Geeks With Blogs
Confessions of an Evangelist

I’m working on a project that has a fairly complex architecture, including several web and worker roles. One of them runs on PHP and originally built on a Linux machine using Web Sphere. In the process of migrating the application to Azure we had several options for how to design the architecture, and we wanted to see how we could simplify the configuration while meeting the various requirements.  I know that PHP is supported in Azure Web Sites by simply checking  the version you want, but what about Cloud Services?

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Figure 1.  Azure Web Sites Configuration

Back a couple years ago when I first was evangelizing Azure the only option for compute available was Platform as a Service (or PaaS). This pattern for designing cloud solutions includes the ability to simply set a number of instances and the compute fabric responds by provisioning machines and starting them up. The challenge is to make sure you codify how the configuration works because although you could use remote tools to customize a configuration, as soon as you add instances or if the fabric needs to move your running instance, the image it uses to create the new machine comes from the uploaded package you deployed. Fortunately Steve Marx (who was then working with the Azure team) created a post that does a great job of explaining how these work, so I’m not going to try to repeat it here. What I am going to do is share the plug-in I created for it which makes this type of configuration a breeze.

The creation of a plug-in for Azure Cloud Services requires an understanding of how plug-ins work, and knowing where to put the files so they can be used. When looking at how to get PHP to run on an Azure Cloud Service you need to look at how you would do it on a local machine running IIS. The way IIS works is that there are a series of modules and handlers that are executed as part of the request pipeline, and for requests that have the *.php extension you send them to the right handler. In the management console for IIS you can add a script map to handle this, assuming you have PHP installed on your local machine. The problem is that this is fairly low level and to script this as a startup would mean copying the files and then codifying the startup tasks to make the change in IIS.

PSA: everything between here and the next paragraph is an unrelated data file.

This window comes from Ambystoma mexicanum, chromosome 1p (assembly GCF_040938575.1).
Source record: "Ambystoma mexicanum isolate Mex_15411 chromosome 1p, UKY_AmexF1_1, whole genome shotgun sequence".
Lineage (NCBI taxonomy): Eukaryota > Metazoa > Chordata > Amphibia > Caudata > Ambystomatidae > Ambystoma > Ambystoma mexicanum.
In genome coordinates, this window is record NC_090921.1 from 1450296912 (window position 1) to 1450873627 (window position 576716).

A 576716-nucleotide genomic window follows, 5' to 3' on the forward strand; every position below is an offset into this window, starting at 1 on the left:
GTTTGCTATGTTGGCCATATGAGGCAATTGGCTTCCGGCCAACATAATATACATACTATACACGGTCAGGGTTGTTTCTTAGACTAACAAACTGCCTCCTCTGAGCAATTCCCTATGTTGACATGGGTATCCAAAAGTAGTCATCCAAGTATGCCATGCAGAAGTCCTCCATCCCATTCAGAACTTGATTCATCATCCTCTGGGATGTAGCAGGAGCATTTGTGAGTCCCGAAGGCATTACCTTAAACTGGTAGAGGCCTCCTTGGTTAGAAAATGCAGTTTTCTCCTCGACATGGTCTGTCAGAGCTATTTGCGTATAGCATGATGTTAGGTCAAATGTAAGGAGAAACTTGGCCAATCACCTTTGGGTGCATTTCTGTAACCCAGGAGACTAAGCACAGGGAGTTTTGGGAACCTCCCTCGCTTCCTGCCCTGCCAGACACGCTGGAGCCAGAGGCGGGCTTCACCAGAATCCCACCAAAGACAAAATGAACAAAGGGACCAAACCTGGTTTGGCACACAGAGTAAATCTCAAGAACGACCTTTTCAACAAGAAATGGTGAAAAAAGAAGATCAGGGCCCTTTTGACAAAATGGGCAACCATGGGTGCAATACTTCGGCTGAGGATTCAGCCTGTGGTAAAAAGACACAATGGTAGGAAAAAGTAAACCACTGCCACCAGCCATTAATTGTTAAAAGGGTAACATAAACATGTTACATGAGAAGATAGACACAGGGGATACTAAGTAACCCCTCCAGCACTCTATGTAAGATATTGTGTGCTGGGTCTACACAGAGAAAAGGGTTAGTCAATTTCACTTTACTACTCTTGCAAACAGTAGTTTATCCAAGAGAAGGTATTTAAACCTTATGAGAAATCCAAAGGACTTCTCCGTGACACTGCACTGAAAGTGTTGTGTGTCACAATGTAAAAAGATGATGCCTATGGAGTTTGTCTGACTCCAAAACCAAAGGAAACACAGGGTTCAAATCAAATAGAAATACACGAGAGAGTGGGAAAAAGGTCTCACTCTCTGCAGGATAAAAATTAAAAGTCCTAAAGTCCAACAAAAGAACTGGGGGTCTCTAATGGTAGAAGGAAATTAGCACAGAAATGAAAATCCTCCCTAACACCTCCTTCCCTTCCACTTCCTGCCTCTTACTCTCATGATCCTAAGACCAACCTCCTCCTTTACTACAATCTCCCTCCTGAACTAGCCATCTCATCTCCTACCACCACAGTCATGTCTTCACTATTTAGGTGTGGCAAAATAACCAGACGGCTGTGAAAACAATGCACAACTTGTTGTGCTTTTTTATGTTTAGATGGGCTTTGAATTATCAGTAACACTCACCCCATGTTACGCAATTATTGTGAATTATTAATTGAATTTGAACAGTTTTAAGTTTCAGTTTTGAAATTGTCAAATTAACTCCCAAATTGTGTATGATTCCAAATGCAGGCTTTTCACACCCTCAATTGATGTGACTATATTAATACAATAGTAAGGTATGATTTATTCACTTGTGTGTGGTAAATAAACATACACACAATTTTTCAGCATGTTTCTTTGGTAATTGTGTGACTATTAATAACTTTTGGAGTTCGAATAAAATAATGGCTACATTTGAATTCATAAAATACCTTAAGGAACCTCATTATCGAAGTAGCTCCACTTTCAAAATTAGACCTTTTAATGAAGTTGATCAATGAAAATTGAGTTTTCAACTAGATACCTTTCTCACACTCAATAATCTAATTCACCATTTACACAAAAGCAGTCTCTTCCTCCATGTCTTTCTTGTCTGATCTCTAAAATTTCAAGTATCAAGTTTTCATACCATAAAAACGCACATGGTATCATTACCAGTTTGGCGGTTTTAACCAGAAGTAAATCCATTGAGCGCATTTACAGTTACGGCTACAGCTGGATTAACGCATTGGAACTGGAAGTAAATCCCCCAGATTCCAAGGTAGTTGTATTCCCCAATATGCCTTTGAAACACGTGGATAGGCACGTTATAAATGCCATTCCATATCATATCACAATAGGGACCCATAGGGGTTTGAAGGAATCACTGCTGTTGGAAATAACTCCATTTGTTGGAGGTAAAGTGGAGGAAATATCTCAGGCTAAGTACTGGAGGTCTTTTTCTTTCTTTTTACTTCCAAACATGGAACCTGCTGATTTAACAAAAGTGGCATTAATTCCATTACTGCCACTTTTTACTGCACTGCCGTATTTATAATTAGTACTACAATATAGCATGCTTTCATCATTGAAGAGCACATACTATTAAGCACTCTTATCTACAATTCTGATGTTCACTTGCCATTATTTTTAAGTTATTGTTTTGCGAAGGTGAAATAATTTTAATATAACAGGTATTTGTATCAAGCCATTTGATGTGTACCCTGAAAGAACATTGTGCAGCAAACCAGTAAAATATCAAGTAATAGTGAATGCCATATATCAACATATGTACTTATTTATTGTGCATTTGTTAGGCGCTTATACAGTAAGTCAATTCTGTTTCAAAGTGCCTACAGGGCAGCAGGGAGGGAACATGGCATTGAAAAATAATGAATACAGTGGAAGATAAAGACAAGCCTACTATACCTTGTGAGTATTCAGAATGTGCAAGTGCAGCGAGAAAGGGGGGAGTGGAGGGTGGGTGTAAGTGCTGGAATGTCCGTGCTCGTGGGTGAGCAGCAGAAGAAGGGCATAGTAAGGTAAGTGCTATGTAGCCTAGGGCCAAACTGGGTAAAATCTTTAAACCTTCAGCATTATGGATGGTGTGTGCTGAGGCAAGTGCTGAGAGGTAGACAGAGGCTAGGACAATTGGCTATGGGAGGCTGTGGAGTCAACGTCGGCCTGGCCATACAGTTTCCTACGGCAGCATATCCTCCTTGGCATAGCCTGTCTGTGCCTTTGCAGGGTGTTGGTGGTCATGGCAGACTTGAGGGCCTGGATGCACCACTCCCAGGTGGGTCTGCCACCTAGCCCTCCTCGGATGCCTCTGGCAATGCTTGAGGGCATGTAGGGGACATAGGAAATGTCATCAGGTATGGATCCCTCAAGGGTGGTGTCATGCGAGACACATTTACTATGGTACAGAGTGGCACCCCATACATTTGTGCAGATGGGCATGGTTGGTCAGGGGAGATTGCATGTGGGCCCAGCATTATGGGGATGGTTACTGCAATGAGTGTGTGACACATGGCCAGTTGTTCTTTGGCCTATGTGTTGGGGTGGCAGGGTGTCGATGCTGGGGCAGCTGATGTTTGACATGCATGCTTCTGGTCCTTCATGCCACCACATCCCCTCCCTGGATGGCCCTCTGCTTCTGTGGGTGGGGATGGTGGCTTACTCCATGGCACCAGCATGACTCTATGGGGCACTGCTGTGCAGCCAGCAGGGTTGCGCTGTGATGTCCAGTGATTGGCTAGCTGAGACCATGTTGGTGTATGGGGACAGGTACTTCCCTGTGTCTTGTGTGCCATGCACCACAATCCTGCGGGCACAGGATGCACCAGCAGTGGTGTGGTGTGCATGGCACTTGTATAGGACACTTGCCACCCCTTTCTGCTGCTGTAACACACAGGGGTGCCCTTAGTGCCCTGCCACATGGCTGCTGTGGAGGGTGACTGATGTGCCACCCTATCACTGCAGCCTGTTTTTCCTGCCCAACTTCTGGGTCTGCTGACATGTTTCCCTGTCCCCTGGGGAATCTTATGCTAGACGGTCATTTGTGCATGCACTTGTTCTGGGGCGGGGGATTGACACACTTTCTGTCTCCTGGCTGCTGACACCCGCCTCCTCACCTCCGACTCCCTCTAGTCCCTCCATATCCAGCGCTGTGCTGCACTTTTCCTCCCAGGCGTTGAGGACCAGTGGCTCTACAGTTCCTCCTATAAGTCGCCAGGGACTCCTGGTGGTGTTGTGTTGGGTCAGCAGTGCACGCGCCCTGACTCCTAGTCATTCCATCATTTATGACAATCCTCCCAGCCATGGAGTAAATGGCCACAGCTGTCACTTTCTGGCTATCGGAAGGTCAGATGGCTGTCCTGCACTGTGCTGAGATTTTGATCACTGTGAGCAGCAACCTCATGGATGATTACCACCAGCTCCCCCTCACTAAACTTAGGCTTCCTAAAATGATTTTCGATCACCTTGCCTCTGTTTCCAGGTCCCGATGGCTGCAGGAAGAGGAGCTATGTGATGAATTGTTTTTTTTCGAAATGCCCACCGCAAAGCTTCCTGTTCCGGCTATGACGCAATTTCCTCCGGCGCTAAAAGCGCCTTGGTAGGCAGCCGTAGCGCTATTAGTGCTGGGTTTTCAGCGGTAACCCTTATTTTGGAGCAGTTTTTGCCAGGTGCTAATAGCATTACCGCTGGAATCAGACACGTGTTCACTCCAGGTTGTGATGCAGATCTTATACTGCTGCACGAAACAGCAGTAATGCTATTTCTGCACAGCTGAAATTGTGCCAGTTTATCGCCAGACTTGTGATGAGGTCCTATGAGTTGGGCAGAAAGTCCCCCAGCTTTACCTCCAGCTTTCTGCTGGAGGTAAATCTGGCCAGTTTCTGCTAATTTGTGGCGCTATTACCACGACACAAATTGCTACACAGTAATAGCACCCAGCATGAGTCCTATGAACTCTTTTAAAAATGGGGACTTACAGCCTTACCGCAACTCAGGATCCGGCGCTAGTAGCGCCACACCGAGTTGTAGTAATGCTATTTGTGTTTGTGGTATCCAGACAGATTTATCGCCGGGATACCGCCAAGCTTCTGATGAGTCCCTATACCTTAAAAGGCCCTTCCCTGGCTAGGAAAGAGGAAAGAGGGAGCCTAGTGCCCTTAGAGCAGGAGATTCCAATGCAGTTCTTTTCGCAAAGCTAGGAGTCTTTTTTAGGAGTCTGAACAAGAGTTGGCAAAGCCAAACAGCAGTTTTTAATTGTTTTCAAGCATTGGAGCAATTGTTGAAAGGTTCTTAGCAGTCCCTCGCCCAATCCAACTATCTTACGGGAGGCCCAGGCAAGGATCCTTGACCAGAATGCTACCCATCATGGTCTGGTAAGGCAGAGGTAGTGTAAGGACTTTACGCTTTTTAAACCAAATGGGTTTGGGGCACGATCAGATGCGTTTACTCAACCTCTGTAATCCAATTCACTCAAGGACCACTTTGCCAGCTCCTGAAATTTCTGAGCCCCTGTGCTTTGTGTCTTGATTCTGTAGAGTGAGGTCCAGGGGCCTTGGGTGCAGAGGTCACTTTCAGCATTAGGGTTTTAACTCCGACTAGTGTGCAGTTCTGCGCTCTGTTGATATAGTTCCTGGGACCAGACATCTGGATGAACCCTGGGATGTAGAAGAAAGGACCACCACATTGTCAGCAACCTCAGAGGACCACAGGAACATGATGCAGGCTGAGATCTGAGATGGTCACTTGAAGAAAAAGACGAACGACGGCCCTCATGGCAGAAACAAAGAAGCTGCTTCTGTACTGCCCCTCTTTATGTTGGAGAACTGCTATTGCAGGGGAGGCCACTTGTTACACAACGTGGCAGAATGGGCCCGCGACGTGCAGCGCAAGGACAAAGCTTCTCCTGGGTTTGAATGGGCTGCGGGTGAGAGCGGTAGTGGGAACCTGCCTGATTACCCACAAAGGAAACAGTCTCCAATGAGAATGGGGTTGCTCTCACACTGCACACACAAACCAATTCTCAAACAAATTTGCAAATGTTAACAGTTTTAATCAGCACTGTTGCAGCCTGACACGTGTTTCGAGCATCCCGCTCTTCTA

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An easier way is to use the Web Platform Installer to enable PHP. It takes care of downloading the appropriate set of dll’s and exe’s that are needed, and making the configuration change to the web server for you. The installer can be downloaded from Microsoft at http://microsoft.com/web and then it’s a simple matter of choosing the version of the PHP framework you want and clicking thru to do the install. Unfortunately for Cloud Services startup commands do provide a GUI for doing this so we need to use the command line version of the tool. If you’ve installed the 2.1 version of the Azure SDK you can find it in the plugin directory for WebDeploy (C:\Program Files\Microsoft SDKs\Windows Azure\.NET SDK\v2.1\bin\plugins\WebDeploy). The command to install a product (and accept any EULA) is this:

c:/> webpicmd /Install /AcceptEula /Products:PHP54

To codify this so that it works you’ll need to add the appropriate files to your Cloud Service and then add a startup task to run it in the ServiceDefinition file.

Posted on Monday, September 16, 2013 11:30 AM | Back to top

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